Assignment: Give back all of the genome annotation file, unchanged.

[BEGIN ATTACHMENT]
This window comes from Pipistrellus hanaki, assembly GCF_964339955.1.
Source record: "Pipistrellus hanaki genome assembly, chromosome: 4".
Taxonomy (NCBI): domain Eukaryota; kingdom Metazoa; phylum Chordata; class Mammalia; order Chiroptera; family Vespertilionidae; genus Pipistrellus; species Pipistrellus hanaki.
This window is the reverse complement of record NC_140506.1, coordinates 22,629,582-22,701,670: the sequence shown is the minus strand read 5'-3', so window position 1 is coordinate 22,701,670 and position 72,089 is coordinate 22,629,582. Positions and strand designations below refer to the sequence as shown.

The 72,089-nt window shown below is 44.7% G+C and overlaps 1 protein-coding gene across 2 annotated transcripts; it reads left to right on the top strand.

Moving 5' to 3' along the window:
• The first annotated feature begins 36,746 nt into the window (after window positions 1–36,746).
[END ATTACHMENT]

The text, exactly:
This window comes from Pipistrellus hanaki, assembly GCF_964339955.1.
Source record: "Pipistrellus hanaki genome assembly, chromosome: 4".
Taxonomy (NCBI): domain Eukaryota; kingdom Metazoa; phylum Chordata; class Mammalia; order Chiroptera; family Vespertilionidae; genus Pipistrellus; species Pipistrellus hanaki.
This window is the reverse complement of record NC_140506.1, coordinates 22,629,582-22,701,670: the sequence shown is the minus strand read 5'-3', so window position 1 is coordinate 22,701,670 and position 72,089 is coordinate 22,629,582. Positions and strand designations below refer to the sequence as shown.

The 72,089-nt window shown below is 44.7% G+C and overlaps 1 protein-coding gene across 2 annotated transcripts; it reads left to right on the top strand.

Moving 5' to 3' along the window:
• The first annotated feature begins 36,746 nt into the window (after window positions 1–36,746).